"... one of the most outstanding recordings of new music in this century." 
    (George Grella, New York Classical Review, 12/4/2015)

    “The third piece, ‘Dual Synthesis,’ ... [is] scored for harpsichord, played by Daniel Walden, and 4-channel 1-bit electronics.         
    Here, the electronics are primarily emitting single repeated notes, almost like an echoing signal, as Walden strikes the                  
    harpsichord’s strings in fast, shimmering triplet figures that recall the lightning speed, maniacal shred arpeggios of guitarist 
    Mick Barr. At times, a human element enters into the music, as the stuttering rhythm seems to cause Walden to slow down as     
    he considers the next move; he doesn’t quite falter, exactly, but the listener, thinking that perhaps he might, is oddly thrilled 
    and concerned for him. As the piece continues, though, it becomes clear that the stuttering effect is highly deliberate, and is in 
    fact part of the score, which makes Perich’s compositional methods seem almost perverse, and more brilliant for it. Still later, 
    the music becomes more romantic and emotionally florid, somehow, almost bringing to mind the analog synthesizers of 1970s 
    progressive rock. Over its 23-minute running time, “Dual Synthesis” explores a startling array of moods.”  
    (Phil Freeman, Burning Ambulance, 12/2/2015)

• New Yorker (Alex Ross) reviews Tristan Perich’s Dual Synthesis at the American Mavericks Festival:
    "[Dual Synthesis was the] most arresting new piece of the Kitchen sub-series, and perhaps of the entire festival...mix[ing] saw-
    toothed textures with hallucinogenic arpeggios on a harpsichord, here played with extreme virtuosity by Daniel Walden.  The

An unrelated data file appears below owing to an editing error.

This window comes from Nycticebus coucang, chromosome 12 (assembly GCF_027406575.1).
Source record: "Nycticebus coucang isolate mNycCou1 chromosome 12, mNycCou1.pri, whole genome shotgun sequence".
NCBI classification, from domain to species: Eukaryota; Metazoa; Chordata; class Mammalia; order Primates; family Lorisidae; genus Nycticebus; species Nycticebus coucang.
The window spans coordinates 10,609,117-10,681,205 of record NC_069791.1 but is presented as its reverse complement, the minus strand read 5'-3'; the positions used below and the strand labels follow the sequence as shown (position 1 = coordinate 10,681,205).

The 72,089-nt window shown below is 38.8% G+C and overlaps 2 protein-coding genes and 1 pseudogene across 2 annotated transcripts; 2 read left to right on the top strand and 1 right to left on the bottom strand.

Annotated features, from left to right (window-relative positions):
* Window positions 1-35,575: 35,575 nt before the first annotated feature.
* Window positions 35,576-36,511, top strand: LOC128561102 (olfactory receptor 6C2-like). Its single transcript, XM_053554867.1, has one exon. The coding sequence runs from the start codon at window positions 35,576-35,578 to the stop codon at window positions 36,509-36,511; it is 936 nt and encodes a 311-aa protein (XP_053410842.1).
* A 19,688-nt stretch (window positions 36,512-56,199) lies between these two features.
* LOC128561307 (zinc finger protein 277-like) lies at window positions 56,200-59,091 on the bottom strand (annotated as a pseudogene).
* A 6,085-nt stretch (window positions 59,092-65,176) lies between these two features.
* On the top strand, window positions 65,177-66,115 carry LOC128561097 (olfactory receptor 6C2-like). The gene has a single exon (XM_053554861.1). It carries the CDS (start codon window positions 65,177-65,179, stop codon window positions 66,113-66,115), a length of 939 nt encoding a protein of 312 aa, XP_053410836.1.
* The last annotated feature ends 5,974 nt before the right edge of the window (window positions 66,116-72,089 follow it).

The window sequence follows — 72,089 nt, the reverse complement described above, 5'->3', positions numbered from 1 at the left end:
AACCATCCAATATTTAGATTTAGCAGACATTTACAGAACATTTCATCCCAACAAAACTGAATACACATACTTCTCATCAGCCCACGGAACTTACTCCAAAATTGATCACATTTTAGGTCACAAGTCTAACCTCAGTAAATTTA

antique machines of different ages came together in a hurtling form, savage and beautiful and strange." 
• Written in Music (Hennig Bolte) reviews Oerknal! @ Bimhuis, Amsterdam:
   "Het was vol spanning, speelplezier, schurende contrasten, hilarische momenten, diepe concentratie, groove, sprongen, passie,     
    verwondering. Het bood weinig gelegenheid voor de toeschouwer zich in te richten in vertrouwde luisterhouding. Het maakte 
    inzet voelbaar en stond zichzelf niet pretenderend in de weg. Het werkte steeds intens in en aan de muziek. Het slaagde erin de 
    toeschouwer deelgenoot te maken, een goed stuk complicité te laten kiemen.”

• NewMusicBox (Matthew Guerrieri) reviews John Cage’s A Book of Music at the SICPP Iditarod:
   "It was the prepared piano piece, Part II of A Book of Music, that felt both the most abstract and the most cosmopolitan 
   [of the Iditarod], its angled ostinati brittle, jazzy, Stravinskian, a flight of a bumblebee through a machine shop.  Performances 
   throughout the Iditarod were never less than solid, but this one was a standout for me, Aaron Likness and Daniel Walden         
   coursing through with effortless elegance.”

Copyright © 2016, Daniel Walden.  All Rights Reserved.
All-Schubert Program with Elicia Silverstein and Revd. Richard Lloyd Morgan at King’s College Chapel, Cambridge UK.                                      Photo Credit: Hanna Baumannhttp://www.eliciasilverstein.com/about/http://www.kings.cam.ac.uk/research/fellows/richard-lloyd-morgan.htmlshapeimage_8_link_0shapeimage_8_link_1
Photo Credit: Tristan Perich
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contemporary piano, historical keyboards, writing and research